Shot Marilyns: The Iconic Portraits of Marilyn Monroe

CEO Tam DT
Publicity portrait of Marilyn Monroe for the 1953 film Niagara. Shot Marilyns is a series of silkscreen paintings produced in 1964 by Andy Warhol, each canvas measuring 40 inches square, and each a portrait of...

Shot Marilyns Publicity portrait of Marilyn Monroe for the 1953 film Niagara.

Shot Marilyns is a series of silkscreen paintings produced in 1964 by Andy Warhol, each canvas measuring 40 inches square, and each a portrait of Marilyn Monroe.

Discovering the History

Pop artist Andy Warhol had a profound fascination with Hollywood and fame. Marilyn Monroe, the legendary silver screen beauty, is widely considered to be the epitome of Hollywood glamour. After her untimely death at the age of 36 in August 1962, Warhol found inspiration in immortalizing her through his artwork. He began experimenting with silkscreens, taking Marilyn's beautiful face as his subject. In 1964, Warhol created portraits of Monroe based on a publicity photo from her 1953 film Niagara. He painted five Marilyn silkscreen portraits, each with a different colored background: red, orange, light blue, sage blue, and turquoise. These iconic portraits were stored at The Factory, Warhol's studio in Manhattan.

The Infamous Shooting

A fascinating incident surrounded the Shot Marilyns series. Dorothy Podber, a performance artist and friend of Factory photographer Billy Name, visited the studio and noticed the completed paintings stacked against one another. She asked Warhol if she could photograph the artworks, and he agreed without suspecting her real intention. To everyone's surprise, Podber took out a small revolver from her purse and fired a shot into the stack of four paintings, creating what is now famously known as "The Shot Marilyns." The fifth painting with the turquoise background was not part of the stack.

In the documentary How to Draw a Bunny, Billy Name described this event as a "performance piece" by Podber. After the shooting, Warhol reportedly asked Name to request that Podber refrain from doing such actions in the future. As a consequence, Podber was permanently banned from The Factory.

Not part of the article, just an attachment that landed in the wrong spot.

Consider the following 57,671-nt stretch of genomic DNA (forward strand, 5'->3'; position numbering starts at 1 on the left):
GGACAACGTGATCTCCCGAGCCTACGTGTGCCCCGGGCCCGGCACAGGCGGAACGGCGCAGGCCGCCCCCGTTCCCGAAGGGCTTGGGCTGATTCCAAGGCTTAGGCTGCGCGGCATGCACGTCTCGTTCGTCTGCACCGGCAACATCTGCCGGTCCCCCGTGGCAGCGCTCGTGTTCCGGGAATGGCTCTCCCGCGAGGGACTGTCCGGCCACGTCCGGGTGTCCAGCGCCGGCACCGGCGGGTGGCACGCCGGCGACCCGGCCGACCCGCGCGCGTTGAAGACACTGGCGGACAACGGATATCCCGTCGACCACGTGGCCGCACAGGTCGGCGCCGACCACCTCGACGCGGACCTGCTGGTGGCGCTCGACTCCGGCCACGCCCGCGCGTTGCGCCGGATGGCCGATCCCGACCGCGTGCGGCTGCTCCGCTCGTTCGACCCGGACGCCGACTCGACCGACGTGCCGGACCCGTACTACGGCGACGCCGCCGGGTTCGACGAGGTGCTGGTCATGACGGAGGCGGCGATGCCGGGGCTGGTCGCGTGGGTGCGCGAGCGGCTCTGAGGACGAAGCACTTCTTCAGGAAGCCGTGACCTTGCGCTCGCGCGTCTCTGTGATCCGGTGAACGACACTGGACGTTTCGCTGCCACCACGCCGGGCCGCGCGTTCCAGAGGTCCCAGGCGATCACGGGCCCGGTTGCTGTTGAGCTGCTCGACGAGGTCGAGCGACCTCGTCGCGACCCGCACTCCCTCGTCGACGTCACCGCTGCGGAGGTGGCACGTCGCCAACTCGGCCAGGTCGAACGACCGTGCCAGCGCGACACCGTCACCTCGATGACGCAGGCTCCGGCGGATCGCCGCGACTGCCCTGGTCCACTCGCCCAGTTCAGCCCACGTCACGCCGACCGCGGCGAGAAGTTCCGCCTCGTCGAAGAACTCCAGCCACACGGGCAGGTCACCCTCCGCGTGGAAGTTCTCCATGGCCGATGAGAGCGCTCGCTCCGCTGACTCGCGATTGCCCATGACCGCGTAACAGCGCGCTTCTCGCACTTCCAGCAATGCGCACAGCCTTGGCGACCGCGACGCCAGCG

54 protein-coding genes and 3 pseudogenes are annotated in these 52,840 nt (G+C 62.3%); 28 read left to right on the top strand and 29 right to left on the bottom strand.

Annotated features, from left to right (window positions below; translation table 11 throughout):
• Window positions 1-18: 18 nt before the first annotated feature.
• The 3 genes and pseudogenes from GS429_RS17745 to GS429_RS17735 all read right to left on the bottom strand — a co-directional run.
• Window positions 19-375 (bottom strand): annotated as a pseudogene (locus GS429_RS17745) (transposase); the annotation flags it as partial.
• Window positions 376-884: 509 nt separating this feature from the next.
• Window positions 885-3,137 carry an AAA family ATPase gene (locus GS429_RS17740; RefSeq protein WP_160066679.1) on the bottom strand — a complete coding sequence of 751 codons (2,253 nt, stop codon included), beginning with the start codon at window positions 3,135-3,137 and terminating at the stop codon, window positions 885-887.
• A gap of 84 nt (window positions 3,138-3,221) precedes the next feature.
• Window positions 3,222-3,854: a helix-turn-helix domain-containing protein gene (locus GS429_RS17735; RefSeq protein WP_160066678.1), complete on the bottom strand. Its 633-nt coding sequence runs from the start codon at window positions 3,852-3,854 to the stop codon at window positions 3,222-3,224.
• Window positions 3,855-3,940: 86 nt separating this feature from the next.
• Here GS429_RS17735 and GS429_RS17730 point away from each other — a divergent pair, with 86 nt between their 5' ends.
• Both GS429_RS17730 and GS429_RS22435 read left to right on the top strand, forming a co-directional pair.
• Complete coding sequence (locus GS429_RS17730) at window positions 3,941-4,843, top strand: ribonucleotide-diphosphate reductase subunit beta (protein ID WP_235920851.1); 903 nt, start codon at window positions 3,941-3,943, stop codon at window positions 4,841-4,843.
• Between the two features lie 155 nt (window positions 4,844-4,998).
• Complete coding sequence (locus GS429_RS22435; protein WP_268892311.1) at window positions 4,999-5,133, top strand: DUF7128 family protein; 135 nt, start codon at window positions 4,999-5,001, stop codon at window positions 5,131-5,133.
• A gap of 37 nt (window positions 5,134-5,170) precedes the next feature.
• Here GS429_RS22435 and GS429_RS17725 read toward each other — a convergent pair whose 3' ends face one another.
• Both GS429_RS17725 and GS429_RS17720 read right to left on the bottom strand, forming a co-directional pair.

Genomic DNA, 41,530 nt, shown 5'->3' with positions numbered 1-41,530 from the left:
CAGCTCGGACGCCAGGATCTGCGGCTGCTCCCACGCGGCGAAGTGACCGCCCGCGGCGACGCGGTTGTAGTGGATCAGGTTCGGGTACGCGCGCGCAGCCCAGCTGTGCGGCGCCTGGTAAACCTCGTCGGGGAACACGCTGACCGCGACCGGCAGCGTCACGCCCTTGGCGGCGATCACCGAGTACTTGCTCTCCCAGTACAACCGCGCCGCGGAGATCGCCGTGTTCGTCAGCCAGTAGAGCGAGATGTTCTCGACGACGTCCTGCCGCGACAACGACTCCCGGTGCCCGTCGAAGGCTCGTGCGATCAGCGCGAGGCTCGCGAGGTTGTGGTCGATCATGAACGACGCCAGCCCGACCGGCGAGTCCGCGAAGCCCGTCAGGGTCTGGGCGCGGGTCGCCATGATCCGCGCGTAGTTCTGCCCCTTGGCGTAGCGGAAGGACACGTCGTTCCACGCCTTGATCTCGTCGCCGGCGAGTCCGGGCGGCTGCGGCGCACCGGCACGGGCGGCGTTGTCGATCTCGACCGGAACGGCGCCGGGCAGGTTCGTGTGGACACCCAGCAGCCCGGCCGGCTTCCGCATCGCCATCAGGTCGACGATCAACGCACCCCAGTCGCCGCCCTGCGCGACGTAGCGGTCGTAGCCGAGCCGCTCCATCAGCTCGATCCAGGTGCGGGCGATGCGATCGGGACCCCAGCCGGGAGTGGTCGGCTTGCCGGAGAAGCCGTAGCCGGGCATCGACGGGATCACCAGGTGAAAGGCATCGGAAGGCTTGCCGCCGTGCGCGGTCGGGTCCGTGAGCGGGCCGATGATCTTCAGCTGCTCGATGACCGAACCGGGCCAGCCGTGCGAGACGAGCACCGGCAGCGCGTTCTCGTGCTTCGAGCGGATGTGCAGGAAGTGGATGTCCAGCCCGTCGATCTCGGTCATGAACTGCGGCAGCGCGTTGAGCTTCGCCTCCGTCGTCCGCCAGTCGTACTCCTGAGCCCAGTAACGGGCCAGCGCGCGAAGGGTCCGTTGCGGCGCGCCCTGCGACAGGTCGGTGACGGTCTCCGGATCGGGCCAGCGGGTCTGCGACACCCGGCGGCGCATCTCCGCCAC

Acquisitions and Record-breaking Prices

The Shot Marilyns paintings have become highly valuable pieces of art. Here are some notable acquisitions:

  • Blue Shot Marilyn was purchased by Peter Brant for $5,000 in 1967.
  • Shot Red Marilyn was sold to Masao Wanibuchi for $4.1 million at Christie's in 1989. Later, he sold it to Philip Niarchos for $3.6 million in 1994.
  • Orange Marilyn was acquired by Si Newhouse for $17.3 million in 1998. After Newhouse's death, Kenneth C. Griffin purchased it for a reported sum of around $200 million in 2017.
  • Turquoise Marilyn was bought by Steve Cohen for an estimated $80 million in 2007.
  • Shot Sage Blue Marilyn was auctioned by Christie's in New York City on May 9, 2022, and sold for a staggering $195 million to the Foundation of Thomas and Doris Ammann. This sale set a new record for the highest price paid at auction for a work by an American artist and became the most expensive 20th-century artwork sold at a public auction. Larry Gagosian, an acclaimed American art dealer, made the purchase.

In Conclusion

The Shot Marilyns series by Andy Warhol has secured its place as an iconic representation of Marilyn Monroe and a testament to Warhol's artistry. These silkscreen portraits captured the essence of Hollywood and the allure of fame. Despite the infamous incident that shot them into notoriety, the paintings have become highly sought after, fetching record-breaking prices at auctions. The Shot Marilyns continue to inspire and captivate art enthusiasts around the world.

See also

  • Gold Marilyn Monroe, 1962
  • Marilyn Diptych, 1962
  • List of most expensive paintings

References

  • Livingstone, Marco (ed.), Pop Art: An International Perspective, The Royal Academy of Arts, London, 1991, ISBN 0-8478-1475-0
  • Stokstad, Marilyn, Art History, 1995, Prentice Hall, Inc., and Harry N. Abrams, Inc., Publishers, ISBN 0-8109-1960-5
  • Vogel, Carol (1998). The New York Times: INSIDE ART; Perhaps Shot, Perhaps Not . Retrieved January 4, 2008.
  • Warhol, Andy and Pat Hackett, Popism: The Warhol Sixties, Harcourt Books, 1980, ISBN 0-15-672960-1
  • Watson, Steven, Factory Made: Warhol and the Sixties, Pantheon Books, 2003.
1